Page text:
3. Tim,
    You’re assuming that the only entities wanting to protect their privacy are powerful corporations. Privacy interests are also of concern to many individual litigants who would not want personal details of their life produced in discovery to be part of the public record.

    Michelle Balagh suggested that public disclosure may encourage more settlements. I agree that it will occur, but not sure that should be the sole motivation.

    Although case reports are not solely their product, they do provide some unique contributions, i.e. headnotes. Their user license states,

    1.4 All right, title, and interest (including all copyrights and other intellectual property rights) in the Online Services and Materials (in both print and machine-readable forms) belong to LNC or its third party suppliers of Materials. You acquire no proprietary interest in the Online Services, Materials, or copies thereof. LNC makes no claim to ownership of copyright in text that is in the public domain or is subject to Crown Copyright, but you agree nevertheless not to download, print or use such materials except in accordance with the terms and conditions set forth herein.

    Other proprietary legal services have similar conditions.

    Perhaps a better distinction then would be public vs. “privately” reported cases, the former serving the interests you mention, the latter, which are obviously more in-depth, maintaining these privacy concerns simply by limiting who obtains such licenses. Major cases such as the SCC are routinely published openly; I can’t see as much utility for every minor family squabble.

    The real point of this post though was that commercial legal databases exist because they provide a service that works. If free ones are on the market, that just gives them a better incentive to be better. The tools described here are one example of ways they can improve.

  4. You’re assuming that the only entities wanting to protect their privacy are powerful corporations. Privacy interests are also of concern to many individual litigants who would not want personal details of their life produced in discovery to be part of the public record.

    I wasn’t clear: My reference to corporations was informed by my personal observation that large, powerful law firms (animated by large, powerful corporate clients) are the engines that drive most significant changes in the profession – because of the influence those same firms have within provincial Law Societies and the judiciary. Similarly, firms that drop hundreds of thousands of dollars yearly into commercial research resources like LexisNexis are much more likely to have the ear of those resources than is the neighbourhood law office working on a pay-as-you go plan.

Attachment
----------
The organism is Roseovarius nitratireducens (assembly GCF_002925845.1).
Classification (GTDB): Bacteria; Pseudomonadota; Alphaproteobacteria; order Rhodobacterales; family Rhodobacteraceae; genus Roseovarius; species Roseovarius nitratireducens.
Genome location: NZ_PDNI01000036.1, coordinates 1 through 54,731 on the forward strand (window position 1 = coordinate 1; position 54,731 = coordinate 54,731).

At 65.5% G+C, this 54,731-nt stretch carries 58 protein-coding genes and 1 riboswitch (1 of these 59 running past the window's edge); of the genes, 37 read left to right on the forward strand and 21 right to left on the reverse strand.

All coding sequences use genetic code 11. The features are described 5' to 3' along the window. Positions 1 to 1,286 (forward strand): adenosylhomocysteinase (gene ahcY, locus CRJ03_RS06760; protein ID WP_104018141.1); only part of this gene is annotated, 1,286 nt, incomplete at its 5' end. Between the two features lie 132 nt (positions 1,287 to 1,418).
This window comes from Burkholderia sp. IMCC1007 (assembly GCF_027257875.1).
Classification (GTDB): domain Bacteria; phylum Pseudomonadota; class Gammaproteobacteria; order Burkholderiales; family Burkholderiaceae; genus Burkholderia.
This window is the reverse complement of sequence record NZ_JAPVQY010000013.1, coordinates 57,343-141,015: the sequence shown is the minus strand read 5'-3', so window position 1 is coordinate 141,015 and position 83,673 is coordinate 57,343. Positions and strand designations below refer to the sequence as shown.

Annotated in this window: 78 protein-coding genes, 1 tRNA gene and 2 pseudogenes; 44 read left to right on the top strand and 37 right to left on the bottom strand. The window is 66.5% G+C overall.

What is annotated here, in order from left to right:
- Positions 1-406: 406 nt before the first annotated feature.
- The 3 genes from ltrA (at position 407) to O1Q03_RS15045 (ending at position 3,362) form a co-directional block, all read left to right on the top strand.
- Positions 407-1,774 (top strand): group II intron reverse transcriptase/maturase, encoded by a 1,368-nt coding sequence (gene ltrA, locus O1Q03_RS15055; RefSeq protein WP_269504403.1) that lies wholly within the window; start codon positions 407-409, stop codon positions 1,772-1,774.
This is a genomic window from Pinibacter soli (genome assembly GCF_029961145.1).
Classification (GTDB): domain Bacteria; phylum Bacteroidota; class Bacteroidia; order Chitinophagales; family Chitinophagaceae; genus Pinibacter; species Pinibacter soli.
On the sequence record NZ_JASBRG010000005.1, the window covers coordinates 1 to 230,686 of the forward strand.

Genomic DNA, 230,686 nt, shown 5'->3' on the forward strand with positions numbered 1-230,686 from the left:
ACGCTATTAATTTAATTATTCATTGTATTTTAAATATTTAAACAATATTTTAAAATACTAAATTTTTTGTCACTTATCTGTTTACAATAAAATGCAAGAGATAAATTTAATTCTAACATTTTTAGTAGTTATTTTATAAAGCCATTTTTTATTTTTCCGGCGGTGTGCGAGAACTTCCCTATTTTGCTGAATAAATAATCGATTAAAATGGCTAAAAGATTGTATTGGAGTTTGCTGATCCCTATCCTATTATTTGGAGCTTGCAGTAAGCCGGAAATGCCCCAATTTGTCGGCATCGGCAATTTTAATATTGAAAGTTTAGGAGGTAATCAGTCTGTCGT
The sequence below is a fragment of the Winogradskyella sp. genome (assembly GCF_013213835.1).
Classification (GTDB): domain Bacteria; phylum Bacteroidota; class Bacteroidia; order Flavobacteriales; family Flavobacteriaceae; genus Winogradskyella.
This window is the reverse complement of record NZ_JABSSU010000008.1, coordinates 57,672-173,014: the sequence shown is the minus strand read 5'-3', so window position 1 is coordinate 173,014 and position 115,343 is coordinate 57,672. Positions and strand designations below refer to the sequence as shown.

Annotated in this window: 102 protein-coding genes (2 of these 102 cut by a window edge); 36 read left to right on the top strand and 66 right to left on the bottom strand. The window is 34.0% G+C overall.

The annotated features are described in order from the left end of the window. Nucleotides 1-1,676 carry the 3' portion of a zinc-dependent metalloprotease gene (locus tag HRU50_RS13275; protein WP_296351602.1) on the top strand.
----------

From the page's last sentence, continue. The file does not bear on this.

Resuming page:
I agree completely that personal privacy is a concern for everyone, and always has been. Now that public access to judgments and written reasons is so much easier (thanks to the Web), personal privacy will become that much more of an issue.

    I don’t think there is much public or democratic value in preserving the right for everyone to know who did what to whom in a messy divorce, or in a back-fence dispute between neighbours. My concern is instead with the erosion of what is presently one of the few means to learn what large, powerful corporations are actually doing. I don’t want to see corporate accountability suffer behind a smokescreen of concern for personal privacy. Perhaps a distinction between the privacy of real and imaginary persons would be appropriate here.

    As for the value-added aspects of commercial reporters, certainly in the near future these will continue to be available only to those who can pay for the services. However, I don’t think there is much room left for improvement, as you put it, unless the commercial reporters hijack the technology itself. The technology to automate the production of headnotes (for example) will continue to improve, and since that technology will have much wider application (in parsing communication more generally as part of advancement in the fields of human-machine interaction and artificial intelligence research), it is unlikely that commercial legal reporting services will end up controlling that technology.

    I think.